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Criminality and violence in intra- and extra-familial child sex abusers in a 2-year cohort of convicted perpetrators

Criminality and violence in intra- and extra-familial child sex abusers in a 2-year cohort of convicted perpetrators
Criminality and violence in intra- and extra-familial child sex abusers in a 2-year cohort of convicted perpetrators
Men convicted of sexual abuse against children are an important but understudied population. In this study, based upon lifetime police records, of the criminality of convicted child sex abusers, we undertake the first British comparative analysis of the criminality of intra- and extra-familial abusers. In a cohort of 374 convicted male child sex abusers, 50% had convictions for ‘sex only’ crimes; 26% for ‘sex and other’ offences; and 24% for ‘sex, other and violent’ crimes. There were three ‘relationship-to-victim’ subgroups: ‘biological relatives’, consisting of fathers and other biological relatives (18%); ‘non-biological relatives’ — cohabitees or stepfathers (10%); and 72% who were ‘extra-familial’ offenders, having no family relationship to the child. This atypical pattern of abusers indicates a filtering process, in which intra-familial abusers are less likely to be prosecuted than extra-familial offenders. The main findings were: (i) biological relatives were more often ‘sex only’ offenders, but averaged more sexual offences than the other groups; (ii) non-biological abusers has more ‘other’ criminal and convictions for violence, and were more similar to the extra-familial offenders than biologically related abusers; (iii) extra-familial abusers consisted of more ‘other’ criminal and violent offenders than the non-biological abusers; (iv) non-biological offenders, however, had a pattern of criminality more like the extra-familial group than the other intra-familial abusers. The violent men, often with long histories of both sexual and non-sexual offending, pose particular problems for the criminal justice and child protection services.
sexual abuse, perpetrators, violence
264-274
Bagley, C.
e39bd113-ad87-4097-a87f-4fbc97683b6e
Pritchard, C.
b70dbf5c-77c7-4920-9385-32de05d09f77
Bagley, C.
e39bd113-ad87-4097-a87f-4fbc97683b6e
Pritchard, C.
b70dbf5c-77c7-4920-9385-32de05d09f77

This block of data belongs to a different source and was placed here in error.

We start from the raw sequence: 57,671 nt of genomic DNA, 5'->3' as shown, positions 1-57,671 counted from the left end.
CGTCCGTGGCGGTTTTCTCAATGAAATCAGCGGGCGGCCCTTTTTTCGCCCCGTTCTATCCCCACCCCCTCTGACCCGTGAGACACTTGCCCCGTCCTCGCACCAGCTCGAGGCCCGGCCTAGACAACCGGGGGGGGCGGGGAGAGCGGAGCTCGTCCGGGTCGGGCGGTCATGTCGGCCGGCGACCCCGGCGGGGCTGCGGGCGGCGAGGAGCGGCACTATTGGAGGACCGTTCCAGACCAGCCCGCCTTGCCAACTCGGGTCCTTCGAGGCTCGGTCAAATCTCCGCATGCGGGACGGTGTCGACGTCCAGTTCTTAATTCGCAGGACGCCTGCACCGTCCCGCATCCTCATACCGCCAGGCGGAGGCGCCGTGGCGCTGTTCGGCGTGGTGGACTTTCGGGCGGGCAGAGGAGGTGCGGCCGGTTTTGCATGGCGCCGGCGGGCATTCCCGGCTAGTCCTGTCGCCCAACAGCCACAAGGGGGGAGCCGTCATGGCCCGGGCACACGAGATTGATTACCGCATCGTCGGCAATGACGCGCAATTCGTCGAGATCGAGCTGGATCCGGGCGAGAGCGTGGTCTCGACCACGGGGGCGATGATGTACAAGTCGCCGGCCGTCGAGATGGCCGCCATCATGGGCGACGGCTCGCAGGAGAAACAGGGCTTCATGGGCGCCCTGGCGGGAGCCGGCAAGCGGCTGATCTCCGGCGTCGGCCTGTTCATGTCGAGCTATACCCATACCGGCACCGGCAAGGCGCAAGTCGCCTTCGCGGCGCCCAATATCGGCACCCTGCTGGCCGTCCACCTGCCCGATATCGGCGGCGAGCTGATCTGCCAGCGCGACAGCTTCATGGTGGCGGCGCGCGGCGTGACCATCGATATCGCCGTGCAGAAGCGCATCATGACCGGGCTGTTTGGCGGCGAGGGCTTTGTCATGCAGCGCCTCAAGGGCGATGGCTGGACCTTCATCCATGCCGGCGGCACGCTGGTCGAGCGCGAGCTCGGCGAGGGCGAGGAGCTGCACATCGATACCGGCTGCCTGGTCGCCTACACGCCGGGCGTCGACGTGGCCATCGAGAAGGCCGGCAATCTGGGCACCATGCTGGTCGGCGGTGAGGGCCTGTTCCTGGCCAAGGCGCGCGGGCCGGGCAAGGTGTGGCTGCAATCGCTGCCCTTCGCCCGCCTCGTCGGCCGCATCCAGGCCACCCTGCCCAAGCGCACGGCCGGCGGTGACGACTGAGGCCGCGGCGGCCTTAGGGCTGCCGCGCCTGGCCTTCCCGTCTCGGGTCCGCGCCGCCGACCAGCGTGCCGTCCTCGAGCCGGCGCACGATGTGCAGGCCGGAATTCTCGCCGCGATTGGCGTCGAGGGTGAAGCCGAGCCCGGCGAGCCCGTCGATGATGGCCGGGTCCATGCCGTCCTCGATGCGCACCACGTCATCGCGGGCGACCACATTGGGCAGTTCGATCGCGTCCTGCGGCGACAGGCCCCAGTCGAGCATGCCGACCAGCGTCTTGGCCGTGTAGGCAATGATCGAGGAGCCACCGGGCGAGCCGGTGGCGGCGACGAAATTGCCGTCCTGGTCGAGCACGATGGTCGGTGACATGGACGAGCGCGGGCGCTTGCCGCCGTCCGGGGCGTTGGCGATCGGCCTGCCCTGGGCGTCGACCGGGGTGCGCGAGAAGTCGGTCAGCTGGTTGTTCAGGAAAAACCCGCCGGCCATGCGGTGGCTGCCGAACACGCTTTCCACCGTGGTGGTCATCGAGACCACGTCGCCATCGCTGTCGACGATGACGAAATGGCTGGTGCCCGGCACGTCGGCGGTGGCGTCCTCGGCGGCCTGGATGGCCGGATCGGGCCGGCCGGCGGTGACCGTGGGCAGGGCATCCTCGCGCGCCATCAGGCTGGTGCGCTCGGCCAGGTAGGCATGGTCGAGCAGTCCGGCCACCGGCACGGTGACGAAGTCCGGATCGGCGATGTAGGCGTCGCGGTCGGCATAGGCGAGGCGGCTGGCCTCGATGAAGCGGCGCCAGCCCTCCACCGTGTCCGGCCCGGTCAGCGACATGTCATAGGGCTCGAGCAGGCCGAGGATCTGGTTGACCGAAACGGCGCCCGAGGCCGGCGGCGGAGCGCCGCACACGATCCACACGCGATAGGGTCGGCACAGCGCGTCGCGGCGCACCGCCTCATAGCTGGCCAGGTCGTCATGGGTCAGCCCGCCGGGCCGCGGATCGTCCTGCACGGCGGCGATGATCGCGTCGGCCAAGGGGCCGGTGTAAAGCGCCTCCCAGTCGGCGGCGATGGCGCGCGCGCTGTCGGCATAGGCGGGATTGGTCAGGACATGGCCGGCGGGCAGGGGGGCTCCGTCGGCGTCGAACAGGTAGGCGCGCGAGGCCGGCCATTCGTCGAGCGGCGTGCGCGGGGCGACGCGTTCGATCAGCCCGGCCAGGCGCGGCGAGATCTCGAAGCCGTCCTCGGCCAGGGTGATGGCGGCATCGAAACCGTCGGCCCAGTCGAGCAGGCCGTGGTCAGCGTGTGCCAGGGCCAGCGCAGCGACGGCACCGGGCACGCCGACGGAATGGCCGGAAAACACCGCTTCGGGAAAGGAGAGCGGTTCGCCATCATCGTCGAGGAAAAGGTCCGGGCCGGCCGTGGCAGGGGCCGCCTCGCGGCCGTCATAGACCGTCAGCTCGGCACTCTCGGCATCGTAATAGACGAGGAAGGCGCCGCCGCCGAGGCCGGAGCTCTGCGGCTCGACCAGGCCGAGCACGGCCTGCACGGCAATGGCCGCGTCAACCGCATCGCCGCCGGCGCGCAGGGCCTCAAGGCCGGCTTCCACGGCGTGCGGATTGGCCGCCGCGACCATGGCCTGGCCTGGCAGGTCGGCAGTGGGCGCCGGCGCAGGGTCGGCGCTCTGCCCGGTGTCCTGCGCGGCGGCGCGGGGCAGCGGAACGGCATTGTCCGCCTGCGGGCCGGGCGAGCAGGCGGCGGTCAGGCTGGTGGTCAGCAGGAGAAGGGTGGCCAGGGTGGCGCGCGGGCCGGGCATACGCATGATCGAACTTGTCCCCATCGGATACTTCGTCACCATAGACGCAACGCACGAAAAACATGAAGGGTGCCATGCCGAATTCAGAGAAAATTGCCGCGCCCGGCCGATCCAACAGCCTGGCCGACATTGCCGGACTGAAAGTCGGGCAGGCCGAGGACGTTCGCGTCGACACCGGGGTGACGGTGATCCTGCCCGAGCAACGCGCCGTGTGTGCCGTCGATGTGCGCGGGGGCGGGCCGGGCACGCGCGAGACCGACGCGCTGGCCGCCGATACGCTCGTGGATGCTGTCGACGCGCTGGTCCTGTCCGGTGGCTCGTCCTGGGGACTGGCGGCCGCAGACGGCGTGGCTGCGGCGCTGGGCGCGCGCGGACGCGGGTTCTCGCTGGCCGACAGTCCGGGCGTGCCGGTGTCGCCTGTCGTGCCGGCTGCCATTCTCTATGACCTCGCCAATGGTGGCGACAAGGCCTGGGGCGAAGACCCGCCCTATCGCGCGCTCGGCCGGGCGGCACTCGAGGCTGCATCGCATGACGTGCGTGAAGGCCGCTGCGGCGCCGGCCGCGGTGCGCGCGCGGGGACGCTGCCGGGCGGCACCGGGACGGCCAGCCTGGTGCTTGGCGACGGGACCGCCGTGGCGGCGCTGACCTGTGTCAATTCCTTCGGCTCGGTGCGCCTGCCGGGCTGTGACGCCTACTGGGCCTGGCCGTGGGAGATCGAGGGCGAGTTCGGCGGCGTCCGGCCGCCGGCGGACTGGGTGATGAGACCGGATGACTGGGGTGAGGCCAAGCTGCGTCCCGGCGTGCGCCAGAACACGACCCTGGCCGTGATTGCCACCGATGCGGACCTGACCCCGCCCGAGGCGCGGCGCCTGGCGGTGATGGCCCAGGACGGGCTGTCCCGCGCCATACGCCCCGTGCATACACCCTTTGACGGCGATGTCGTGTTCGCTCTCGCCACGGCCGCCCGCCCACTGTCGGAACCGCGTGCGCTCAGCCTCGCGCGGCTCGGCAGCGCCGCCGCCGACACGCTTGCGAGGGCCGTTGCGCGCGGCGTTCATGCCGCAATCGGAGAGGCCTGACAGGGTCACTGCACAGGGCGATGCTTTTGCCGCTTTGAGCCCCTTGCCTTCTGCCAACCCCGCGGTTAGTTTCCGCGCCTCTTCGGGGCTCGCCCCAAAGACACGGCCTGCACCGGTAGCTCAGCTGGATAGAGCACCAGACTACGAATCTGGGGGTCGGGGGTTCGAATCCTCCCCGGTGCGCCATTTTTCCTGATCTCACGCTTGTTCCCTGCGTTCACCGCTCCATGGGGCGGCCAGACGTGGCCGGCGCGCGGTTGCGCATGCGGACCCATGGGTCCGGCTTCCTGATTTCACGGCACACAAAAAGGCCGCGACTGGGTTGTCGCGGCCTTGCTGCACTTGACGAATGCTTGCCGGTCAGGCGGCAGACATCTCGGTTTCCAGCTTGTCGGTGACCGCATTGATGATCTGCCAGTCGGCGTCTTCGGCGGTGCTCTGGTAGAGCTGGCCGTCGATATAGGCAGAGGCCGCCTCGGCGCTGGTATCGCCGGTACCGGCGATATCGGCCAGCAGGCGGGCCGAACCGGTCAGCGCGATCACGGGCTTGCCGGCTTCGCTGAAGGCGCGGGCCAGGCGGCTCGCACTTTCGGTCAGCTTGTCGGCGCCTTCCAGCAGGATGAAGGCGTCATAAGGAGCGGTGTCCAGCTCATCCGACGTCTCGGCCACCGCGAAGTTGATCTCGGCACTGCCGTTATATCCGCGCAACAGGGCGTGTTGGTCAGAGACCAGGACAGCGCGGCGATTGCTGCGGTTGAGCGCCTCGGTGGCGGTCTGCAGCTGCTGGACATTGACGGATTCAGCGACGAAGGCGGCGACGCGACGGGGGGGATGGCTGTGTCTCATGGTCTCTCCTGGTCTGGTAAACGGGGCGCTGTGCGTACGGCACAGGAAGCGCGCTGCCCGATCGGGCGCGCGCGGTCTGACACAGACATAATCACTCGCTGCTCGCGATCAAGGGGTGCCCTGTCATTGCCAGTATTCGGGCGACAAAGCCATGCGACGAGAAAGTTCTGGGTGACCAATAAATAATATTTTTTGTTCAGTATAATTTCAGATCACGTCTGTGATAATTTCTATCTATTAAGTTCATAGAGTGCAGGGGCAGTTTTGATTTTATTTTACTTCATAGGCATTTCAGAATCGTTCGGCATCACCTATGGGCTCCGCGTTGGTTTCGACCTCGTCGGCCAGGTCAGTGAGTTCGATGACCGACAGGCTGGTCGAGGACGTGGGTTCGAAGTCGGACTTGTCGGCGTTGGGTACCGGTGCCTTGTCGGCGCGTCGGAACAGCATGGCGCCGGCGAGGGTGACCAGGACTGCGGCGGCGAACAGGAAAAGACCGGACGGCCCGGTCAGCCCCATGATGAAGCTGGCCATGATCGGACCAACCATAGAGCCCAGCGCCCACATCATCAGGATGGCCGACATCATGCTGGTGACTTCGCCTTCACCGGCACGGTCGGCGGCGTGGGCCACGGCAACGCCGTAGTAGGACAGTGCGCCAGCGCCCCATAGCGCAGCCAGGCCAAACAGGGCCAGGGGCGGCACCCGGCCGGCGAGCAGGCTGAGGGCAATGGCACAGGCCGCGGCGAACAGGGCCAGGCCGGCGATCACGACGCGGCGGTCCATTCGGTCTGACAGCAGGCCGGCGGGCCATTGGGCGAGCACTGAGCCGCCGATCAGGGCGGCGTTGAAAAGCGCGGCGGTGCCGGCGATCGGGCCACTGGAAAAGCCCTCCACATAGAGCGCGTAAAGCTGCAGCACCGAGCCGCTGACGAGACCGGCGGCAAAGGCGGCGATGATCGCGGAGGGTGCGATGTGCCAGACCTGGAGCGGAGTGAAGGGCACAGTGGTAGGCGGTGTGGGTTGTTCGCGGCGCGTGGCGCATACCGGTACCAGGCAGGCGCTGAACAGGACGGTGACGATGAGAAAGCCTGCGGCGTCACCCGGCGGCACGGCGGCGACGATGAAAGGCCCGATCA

Bagley, C. and Pritchard, C. (2000) Criminality and violence in intra- and extra-familial child sex abusers in a 2-year cohort of convicted perpetrators. Child Abuse Review, 9 (4), 264-274. (doi:10.1002/1099-0852(200007/08)9:4<264::AID-CAR635>3.0.CO;2-6).

Record type: Article

Abstract

Men convicted of sexual abuse against children are an important but understudied population. In this study, based upon lifetime police records, of the criminality of convicted child sex abusers, we undertake the first British comparative analysis of the criminality of intra- and extra-familial abusers. In a cohort of 374 convicted male child sex abusers, 50% had convictions for ‘sex only’ crimes; 26% for ‘sex and other’ offences; and 24% for ‘sex, other and violent’ crimes. There were three ‘relationship-to-victim’ subgroups: ‘biological relatives’, consisting of fathers and other biological relatives (18%); ‘non-biological relatives’ — cohabitees or stepfathers (10%); and 72% who were ‘extra-familial’ offenders, having no family relationship to the child. This atypical pattern of abusers indicates a filtering process, in which intra-familial abusers are less likely to be prosecuted than extra-familial offenders. The main findings were: (i) biological relatives were more often ‘sex only’ offenders, but averaged more sexual offences than the other groups; (ii) non-biological abusers has more ‘other’ criminal and convictions for violence, and were more similar to the extra-familial offenders than biologically related abusers; (iii) extra-familial abusers consisted of more ‘other’ criminal and violent offenders than the non-biological abusers; (iv) non-biological offenders, however, had a pattern of criminality more like the extra-familial group than the other intra-familial abusers. The violent men, often with long histories of both sexual and non-sexual offending, pose particular problems for the criminal justice and child protection services.

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Published date: 2000
Keywords: sexual abuse, perpetrators, violence

Identifiers

Local EPrints ID: 33597
URI: http://eprints.soton.ac.uk/id/eprint/33597
PURE UUID: 17d86353-9d5b-4a5d-92df-5473f906f603

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Date deposited: 20 Jul 2006
Last modified: 15 Jul 2019 19:07

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Contributors

Author: C. Bagley
Author: C. Pritchard

University divisions

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